The Latest Market Commentary From Our Strategists

Main content

Daily Blog

Tuesday, June 19, 2018

The President stated his intention of escalating a trade war with China and the markets summarily dropped. A real trade war with China or any other country tends to lead to a downward spiral and bring to mind events like the “Smoot-Hawley” trade tariff that arguably triggered the Great Depression. This along with rising rates and a rising U.S. dollar is hitting international and Emerging Markets hard. In fact in June so far MSCI EAFE and MSCI Emerging Markets have underperformed the S&P 500 by -3.8% and -5.0% respectively. This is bad...real bad, unless this is gamesmanship as in the so called “Art of the Deal”. Either way, US companies are more protected from market fallout from trade barriers than other developed countries, which has allowed the US to take charge on these tariffs. It is in the interest of the Chinese not to match the tariffs or increase them even more, as it is their shares who fell to their lowest level in nearly two years as a result of this emerging trade war. Not to mention, the US has great domestic exposure, as 73% of the revenue produced from its companies comes from home. The U.S. seems to have the upper hand, but negotiating is more art than science.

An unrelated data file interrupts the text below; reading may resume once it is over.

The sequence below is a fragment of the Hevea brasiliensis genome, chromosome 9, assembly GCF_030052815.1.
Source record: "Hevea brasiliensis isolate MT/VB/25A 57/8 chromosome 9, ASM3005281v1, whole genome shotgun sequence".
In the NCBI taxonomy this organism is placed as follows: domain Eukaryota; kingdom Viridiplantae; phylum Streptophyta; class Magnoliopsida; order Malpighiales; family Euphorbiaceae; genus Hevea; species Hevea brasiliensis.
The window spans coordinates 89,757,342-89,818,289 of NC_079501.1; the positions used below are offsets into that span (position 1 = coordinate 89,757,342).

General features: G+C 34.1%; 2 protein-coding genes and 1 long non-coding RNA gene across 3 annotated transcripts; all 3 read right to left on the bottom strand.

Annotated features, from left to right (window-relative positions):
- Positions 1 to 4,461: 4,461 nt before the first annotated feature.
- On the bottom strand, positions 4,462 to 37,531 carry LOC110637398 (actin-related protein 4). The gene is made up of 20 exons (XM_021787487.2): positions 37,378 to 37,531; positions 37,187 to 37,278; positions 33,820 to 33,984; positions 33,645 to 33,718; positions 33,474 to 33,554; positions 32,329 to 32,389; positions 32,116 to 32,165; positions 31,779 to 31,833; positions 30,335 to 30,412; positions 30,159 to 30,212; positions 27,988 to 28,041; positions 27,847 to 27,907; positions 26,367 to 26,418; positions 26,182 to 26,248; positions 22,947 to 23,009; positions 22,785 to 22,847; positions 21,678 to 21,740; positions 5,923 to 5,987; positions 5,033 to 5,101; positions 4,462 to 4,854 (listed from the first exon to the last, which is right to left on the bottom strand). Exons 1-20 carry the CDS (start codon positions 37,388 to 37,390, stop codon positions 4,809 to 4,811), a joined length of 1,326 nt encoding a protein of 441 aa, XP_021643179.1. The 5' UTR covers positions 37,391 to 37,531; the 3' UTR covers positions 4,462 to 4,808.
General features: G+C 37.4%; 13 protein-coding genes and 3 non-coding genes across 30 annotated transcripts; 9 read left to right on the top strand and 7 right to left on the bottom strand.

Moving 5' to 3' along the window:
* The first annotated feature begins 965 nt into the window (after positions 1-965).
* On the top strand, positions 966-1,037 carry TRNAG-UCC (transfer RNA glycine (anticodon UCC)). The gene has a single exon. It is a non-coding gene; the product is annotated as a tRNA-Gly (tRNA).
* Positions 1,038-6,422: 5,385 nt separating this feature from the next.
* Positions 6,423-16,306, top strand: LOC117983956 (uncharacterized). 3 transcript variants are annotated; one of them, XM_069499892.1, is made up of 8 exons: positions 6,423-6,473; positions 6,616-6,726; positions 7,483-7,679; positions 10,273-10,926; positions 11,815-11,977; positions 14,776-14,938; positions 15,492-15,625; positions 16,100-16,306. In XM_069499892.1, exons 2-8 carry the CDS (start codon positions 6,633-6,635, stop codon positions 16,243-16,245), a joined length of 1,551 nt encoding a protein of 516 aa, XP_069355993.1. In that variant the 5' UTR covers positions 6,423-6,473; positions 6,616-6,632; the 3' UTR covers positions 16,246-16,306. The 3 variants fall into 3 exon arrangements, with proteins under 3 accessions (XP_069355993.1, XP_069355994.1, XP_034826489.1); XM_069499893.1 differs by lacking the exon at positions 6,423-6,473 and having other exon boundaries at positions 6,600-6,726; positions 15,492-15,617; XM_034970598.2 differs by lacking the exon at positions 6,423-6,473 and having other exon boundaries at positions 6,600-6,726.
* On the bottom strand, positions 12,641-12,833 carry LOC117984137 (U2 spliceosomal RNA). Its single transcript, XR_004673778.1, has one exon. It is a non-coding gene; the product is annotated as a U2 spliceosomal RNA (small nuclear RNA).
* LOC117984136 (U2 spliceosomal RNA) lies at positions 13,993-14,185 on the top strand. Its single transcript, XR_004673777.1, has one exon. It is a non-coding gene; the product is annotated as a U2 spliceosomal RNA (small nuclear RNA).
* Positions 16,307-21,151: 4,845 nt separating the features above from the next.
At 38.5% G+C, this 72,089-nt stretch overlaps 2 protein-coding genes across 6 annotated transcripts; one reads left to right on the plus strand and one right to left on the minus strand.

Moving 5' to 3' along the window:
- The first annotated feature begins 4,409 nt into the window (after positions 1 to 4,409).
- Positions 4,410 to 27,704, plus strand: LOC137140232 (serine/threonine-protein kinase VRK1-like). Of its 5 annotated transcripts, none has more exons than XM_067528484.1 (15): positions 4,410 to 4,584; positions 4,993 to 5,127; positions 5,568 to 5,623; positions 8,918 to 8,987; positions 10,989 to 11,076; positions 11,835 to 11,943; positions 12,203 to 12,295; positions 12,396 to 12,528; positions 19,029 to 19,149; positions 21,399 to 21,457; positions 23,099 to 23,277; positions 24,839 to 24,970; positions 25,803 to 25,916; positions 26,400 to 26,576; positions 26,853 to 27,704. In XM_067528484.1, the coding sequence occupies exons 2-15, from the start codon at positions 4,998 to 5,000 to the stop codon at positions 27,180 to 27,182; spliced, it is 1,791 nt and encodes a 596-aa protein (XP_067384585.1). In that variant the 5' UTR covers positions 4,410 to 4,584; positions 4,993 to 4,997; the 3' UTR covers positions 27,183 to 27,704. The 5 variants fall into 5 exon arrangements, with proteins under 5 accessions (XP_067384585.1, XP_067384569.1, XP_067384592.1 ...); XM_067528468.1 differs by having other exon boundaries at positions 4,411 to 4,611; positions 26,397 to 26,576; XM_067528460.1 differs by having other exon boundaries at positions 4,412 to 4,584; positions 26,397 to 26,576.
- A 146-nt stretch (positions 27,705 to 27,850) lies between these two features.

Please see page 47 of the Voya Global Perspectives Book to see where total world imports and exports are at all-time record highs.

Weekly Commentary & Statistics

Monday, June 18, 2018

Global stocks seesawed to mixed results — the major U.S. indexes fell but the NASDAQ and small caps posted gains.

Monthly Commentary & Outlook

April 2018

Growth across the board in employment, manufacturing and business confidence either notched near or surpassed record highs.

  • Economic growth was unleashed in the first quarter – in the United States, China and Europe
  • Markets also were unleashed and volatility spiked on fears of inflation, tariffs and technology companies
  • Tax cuts are a game changer which is not fully priced into corporate earnings
  • Geopolitical risk has fallen with saber rattling replaced by a surge in diplomacy
  • Global diversification is working with seemingly riskier assets ending the first quarter positively

Footer content